Today I present to you a romantic short film about a journalist who falls in love with a girl in the comics section. And yes, this is an appropriate topic for a Catholic Resources website. I believe there are some elements in this short film worth reflecting upon.
First, we must accept that love, lived seriously, changes our plans. The journalist in the short film prefers to live in the news section, he’s comfortable there, but in reality he doesn’t have anything to write or talk about, there’s nothing of worth in his life, until he shares it with someone else. And he finds a way to share it through love. We cannot build anything in a relationship, especially in marriage, if we don’t go out and give of ourselves. It’s not about giving up our own wishes and desires. We must express them just like the other person has the right to express his or hers. It is about building something new through the coexistence between two people who “[…] are no longer two, but one flesh” (Mt 19:6).
In a relationship, we don’t stop being ourselves. We don’t change what’s deep in our heart, what we are. The journalist doesn’t abandon the news section to go live in the comics section, nor does the girl leaves the comics section to live in the news section, but together they set out on a new adventure. They haven’t stopped being themselves, but have gone beyond themselves, and this enriches them, as we can see when the journalist learns from the comics girl and starts using the newspaper characters and symbols. We can and must share our opinions and express our wishes: we have much to share, giving up sincerity is giving up a healthy relationship. That’s how gradually, little by little, we’ll be able to know if we must really take the next step toward marriage.
We need sacrifice. Yes, sacrifice. We must not be afraid of this word. Let’s be realistic, even if we’re in love we can think differently, it’s basically impossible that two people agree on everything. If we come together with another person for life, it’s normal to have disagreements, problems, and of course, there will be times when we’ll have to give in. It seems nice how the journalist gives up the article he had been working on in order to save the girl from falling into the precipice, but everyday life situations are not as extreme or as clear as this. In the end, if the relationship leads to marriage, husband and wife will have to decide whether to go on vacation or save the money, where to go if they decide to go on vacation, what’s the ideal moment to visit their relatives, how to conduct the family’s finances, or how to educate their children. It’s important to express our opinion, but we must also know that sometimes we’ll have to get out of our little “newspaper section.”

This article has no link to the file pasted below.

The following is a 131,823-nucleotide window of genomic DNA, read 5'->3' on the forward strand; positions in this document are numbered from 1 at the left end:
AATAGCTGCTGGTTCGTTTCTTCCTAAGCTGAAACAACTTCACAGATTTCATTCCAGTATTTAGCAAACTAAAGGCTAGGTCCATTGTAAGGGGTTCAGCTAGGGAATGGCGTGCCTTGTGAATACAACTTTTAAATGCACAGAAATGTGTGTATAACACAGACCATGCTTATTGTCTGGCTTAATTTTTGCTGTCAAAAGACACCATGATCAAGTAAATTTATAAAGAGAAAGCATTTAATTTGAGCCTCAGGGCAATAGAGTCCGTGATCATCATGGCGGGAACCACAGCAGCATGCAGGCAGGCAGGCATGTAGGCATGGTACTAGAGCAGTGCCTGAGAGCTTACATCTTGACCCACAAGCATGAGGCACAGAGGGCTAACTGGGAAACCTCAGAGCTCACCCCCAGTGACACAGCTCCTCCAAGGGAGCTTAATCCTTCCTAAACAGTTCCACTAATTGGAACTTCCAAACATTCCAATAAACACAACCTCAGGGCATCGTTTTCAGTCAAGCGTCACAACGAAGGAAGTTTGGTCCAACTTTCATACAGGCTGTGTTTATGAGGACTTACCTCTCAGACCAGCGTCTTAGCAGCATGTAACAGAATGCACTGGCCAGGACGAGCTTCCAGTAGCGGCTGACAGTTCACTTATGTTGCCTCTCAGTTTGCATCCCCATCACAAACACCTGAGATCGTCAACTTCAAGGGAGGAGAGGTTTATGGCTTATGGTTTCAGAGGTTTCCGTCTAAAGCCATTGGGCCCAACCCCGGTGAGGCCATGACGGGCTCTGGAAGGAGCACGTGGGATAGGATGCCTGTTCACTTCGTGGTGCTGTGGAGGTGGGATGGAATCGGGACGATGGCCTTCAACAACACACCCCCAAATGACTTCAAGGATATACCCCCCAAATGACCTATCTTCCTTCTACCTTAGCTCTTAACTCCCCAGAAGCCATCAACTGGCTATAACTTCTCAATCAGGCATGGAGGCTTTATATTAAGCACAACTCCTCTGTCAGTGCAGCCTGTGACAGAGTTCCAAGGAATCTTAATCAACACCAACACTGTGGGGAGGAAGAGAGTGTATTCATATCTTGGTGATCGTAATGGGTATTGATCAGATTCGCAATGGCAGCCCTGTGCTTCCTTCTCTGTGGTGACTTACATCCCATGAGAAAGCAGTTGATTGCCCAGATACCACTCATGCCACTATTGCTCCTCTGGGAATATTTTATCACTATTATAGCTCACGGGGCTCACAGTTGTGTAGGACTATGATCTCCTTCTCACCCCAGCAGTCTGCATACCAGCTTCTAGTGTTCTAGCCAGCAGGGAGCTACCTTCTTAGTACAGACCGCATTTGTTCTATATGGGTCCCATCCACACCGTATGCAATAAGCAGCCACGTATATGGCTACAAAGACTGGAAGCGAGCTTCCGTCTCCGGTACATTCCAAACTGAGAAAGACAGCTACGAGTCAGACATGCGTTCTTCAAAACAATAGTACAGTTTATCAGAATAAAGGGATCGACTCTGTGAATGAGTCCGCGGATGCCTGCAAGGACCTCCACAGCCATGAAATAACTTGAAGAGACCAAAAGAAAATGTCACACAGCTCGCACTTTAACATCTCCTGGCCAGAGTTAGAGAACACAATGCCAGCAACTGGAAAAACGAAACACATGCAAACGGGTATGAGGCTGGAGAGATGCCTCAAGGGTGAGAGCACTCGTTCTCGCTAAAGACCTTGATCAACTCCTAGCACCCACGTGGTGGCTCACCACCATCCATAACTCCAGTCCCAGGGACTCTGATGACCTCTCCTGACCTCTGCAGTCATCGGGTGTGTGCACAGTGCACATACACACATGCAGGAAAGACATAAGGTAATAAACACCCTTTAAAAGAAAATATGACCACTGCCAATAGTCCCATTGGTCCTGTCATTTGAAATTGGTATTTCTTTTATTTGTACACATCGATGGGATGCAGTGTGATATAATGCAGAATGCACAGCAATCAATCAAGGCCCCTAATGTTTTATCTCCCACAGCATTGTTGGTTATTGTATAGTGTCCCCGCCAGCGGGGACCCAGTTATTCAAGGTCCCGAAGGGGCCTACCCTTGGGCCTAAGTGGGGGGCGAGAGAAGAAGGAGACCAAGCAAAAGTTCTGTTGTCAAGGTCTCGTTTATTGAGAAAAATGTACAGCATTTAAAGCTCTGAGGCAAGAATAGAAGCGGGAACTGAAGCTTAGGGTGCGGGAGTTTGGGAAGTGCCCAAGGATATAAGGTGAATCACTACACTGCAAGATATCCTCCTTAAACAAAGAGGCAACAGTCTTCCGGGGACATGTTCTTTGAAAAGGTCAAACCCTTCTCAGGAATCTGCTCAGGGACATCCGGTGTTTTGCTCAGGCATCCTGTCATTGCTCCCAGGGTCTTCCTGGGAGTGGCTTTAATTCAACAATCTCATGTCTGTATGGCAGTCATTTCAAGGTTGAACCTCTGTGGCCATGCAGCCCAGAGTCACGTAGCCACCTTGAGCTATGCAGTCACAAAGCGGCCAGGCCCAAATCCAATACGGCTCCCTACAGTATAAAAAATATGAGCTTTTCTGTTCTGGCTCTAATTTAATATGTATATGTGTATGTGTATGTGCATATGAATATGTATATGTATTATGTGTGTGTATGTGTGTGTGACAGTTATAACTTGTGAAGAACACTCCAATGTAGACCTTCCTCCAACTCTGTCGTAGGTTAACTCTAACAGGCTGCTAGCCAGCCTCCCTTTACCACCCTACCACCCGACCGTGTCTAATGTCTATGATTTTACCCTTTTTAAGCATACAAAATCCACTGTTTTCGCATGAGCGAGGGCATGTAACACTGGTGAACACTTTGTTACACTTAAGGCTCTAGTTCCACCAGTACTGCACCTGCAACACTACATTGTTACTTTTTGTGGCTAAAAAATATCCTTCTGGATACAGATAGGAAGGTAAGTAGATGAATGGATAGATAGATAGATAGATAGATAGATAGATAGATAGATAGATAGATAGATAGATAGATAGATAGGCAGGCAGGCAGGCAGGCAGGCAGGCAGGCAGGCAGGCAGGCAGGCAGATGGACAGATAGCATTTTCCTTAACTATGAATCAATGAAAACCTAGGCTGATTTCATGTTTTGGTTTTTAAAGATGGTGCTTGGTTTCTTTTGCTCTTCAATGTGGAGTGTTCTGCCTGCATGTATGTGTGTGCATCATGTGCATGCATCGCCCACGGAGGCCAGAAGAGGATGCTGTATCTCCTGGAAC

From an egocentric view of happiness, many times we have turned our relationships into remedies to our solitude or our lack of personal autonomy (for instance, those men who admit they want to get married so they can have someone to “cook for them and do their laundry”). To feel wanted and needed, but not to love. But love is, above all, sacrifice.
“I think […] of the fears associated with permanent commitment, the obsession with free time, and those relationships that weigh costs and benefits for the sake of remedying loneliness, providing protection, or offering some service. We treat affective relationships the way we treat material objects and the environment: everything is disposable; everyone uses and throws away, takes and breaks, exploits and squeezes to the last drop. Then, goodbye. Narcissism makes people incapable of looking beyond themselves, beyond their own desires and needs. Yet sooner or later, those who use others end up being used themselves, manipulated and discarded by that same mind-set. It is also worth noting that breakups often occur among older adults who seek a kind of “independence” and reject the ideal of growing old together, looking after and supporting one another” (Amoris Laetitia, 39).
But we could also be willing to do great things for love and even make more subtle sacrifices. Little acts of love and self-denial, like asking someone how his or her day is going, and giving up some of our time to listen to her or him. To try to understand the other and not only hear him or her, even if we don’t find their talk interesting. Or giving up that free afternoon to help with the house chores. These are, in a way, subtle sacrifices. They don’t turn us into heroes, we’re not saving anyone from falling off a cliff. Nevertheless, this is precisely how a marriage is built day by day: mutually donating ourselves in the little things, paying attention to the needs of the other. All this starts before marriage, during the first stages of the relationship: like when we go to the movies and choose a movie we don’t like only because we know that we’re with that other person that would love to see that movie. When we make those seemingly insignificant sacrifices for love, and not in a selfish attempt to buy someone’s love, then we’re on the right path.
When we start taking others into consideration, when we achieve some degree of reciprocity and both parts give and receive, then the relationship starts to move forward. It might be successful like in the video, but to us, Christians, what matters is something else: to stay together and be able to live in harmony, supporting one another in order to be better Christians (and, why not, saints!), as a result of mutual love put into practice.
This post was contributed to Catholic-Link by guest author, Giovanni Martini, and originally appeared for Catholic-Link Spanish, here. It was translated into English by Lorena Tabares.
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